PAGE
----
It's complicated. At my resort we have a mix of "ski for food" instructors and "ski for fun" instructors. At any individual line up, it's up to the supervisor to determine the proper match up between the lessons that need to go out, the skills of the available instructors, who wants to work, who needs to work, who doesn't want to work, who's hurting/sick, who's on schedule etc. In years past we've had complaints from ski for fun pros who were worked too much and did not get enough time to free ski or clinic. We've heard lots of horror stories here on Epic where lessons have gone to rookie staff members solely because they got paid less, or work was assigned for political reasons, etc. There are different stories at different resorts and the situations change over time as well.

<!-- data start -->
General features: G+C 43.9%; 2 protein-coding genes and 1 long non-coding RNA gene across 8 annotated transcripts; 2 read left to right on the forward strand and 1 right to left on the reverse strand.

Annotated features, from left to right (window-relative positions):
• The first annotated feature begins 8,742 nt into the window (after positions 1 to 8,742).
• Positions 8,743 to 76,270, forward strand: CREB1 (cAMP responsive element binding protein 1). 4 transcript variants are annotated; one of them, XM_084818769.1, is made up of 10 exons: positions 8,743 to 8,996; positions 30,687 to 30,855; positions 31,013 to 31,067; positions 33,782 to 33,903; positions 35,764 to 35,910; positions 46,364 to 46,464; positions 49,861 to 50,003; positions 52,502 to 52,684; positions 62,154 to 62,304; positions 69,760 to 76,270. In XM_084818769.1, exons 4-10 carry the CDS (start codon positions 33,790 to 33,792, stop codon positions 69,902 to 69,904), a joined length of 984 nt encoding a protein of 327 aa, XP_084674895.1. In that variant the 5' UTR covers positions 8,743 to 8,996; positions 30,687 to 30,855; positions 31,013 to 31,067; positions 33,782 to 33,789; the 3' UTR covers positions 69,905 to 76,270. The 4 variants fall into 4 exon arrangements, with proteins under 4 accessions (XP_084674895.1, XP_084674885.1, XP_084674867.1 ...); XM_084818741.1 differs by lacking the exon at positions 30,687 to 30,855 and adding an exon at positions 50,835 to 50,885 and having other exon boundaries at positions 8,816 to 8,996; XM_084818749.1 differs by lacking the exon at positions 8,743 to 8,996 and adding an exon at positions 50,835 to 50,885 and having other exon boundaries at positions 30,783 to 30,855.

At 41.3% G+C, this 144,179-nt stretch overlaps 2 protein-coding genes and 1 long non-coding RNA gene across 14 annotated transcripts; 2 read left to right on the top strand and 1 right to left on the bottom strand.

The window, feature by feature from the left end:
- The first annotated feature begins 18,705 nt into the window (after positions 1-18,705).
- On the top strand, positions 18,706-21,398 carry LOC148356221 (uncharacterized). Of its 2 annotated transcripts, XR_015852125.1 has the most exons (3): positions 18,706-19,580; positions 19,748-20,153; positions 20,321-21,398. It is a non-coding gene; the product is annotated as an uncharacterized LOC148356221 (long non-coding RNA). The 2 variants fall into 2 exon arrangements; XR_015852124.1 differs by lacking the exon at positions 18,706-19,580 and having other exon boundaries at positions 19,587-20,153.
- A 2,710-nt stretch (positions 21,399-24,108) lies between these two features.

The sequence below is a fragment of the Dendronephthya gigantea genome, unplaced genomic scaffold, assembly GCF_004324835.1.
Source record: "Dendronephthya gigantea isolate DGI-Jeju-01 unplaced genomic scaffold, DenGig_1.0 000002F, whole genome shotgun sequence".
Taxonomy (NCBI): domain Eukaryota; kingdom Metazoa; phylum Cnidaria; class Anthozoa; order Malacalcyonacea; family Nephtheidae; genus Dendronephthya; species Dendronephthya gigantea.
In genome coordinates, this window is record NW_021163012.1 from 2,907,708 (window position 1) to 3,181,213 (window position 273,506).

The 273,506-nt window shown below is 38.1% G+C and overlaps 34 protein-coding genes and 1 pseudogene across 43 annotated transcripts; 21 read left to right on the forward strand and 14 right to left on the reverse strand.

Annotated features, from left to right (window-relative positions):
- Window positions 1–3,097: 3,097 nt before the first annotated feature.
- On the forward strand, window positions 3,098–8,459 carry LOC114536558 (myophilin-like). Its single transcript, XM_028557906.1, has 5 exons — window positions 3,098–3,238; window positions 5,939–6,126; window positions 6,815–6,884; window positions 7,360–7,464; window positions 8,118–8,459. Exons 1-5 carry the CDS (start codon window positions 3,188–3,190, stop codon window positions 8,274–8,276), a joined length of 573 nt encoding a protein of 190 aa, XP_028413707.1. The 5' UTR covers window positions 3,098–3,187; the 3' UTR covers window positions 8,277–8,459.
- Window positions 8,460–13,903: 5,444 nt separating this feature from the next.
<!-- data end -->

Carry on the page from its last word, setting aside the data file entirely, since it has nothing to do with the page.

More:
The relationships between the various entities is also complex. In the West, most ski resorts are on Forest Service land. In the East most resorts are not and thus have no interaction with the Forest Service. When it comes to Forest Service involvement in ski school issues, it's a very tiny part of their interactions with resorts. They've made 2 calls that are relevant here. First, due to the massive investment cost required to establish and operate a ski resort, resorts need to have exclusive rights to offer services on the leased property in order to be economically viable. Second, that because a large portion of the visitors to ski resorts on Forest Service land are travelling significant distances that is not a significant burden for skiers to travel to different resorts to force ski resorts to behave competitively. Don't expect much from the Forest Service if those calls are not changed. The ski school relationship with government comes mostly in the issue of foreign labor. There are different types of visas used by foreign ski pros. Each have their own particular quirks and politics. At my resort when we started bringing in kids from South America to work in the school, many regular pros proffered conspiracy theories and predicted gloom and doom. But these kids have been mostly a god send because they do the work that was keeping the ski for fun people from free skiing. I say "mostly" because the trainers freak out every season when we get 1 or 2 kids that practically have no on snow experience and we have to get them up to speed very quickly at a time when we are very busy with other training tasks. But somehow we manage and by the end of the season we're glad we had these kids. Those are student visas and they are practically unlimited. Resorts that bring in experienced pros on the rarer professional visas have to prove that the jobs can't be filled by American workers. One can easily argue that the "proof" is usually a joke and that there would be no problem filling these jobs if they paid more, but between the fees paid, the rules involved, the ever changing quotas, the political gamesmanship it should be pretty easy to get everyone to agree that this piece of the issue is a mess. But given the relatively low number of pros involved and the recent history where one year resorts had virtually all of their usual visa requests denied, it is pretty easy to argue that this issue has little impact pro or con on the health of the instruction profession. The transition from having these people to not having hardly any and back was hardly a blip on the radar. Government intervention on the labor side is mostly lacking because instructor unions are lacking. There are some labor law concerns such as minimum wage, not getting paid for showing up for line ups (but there does not seem to be much interest in pursuing that because most resorts (cough) compensate pros with free ski passes) and workmen's comp. Without a union, there's not much bang for the buck here.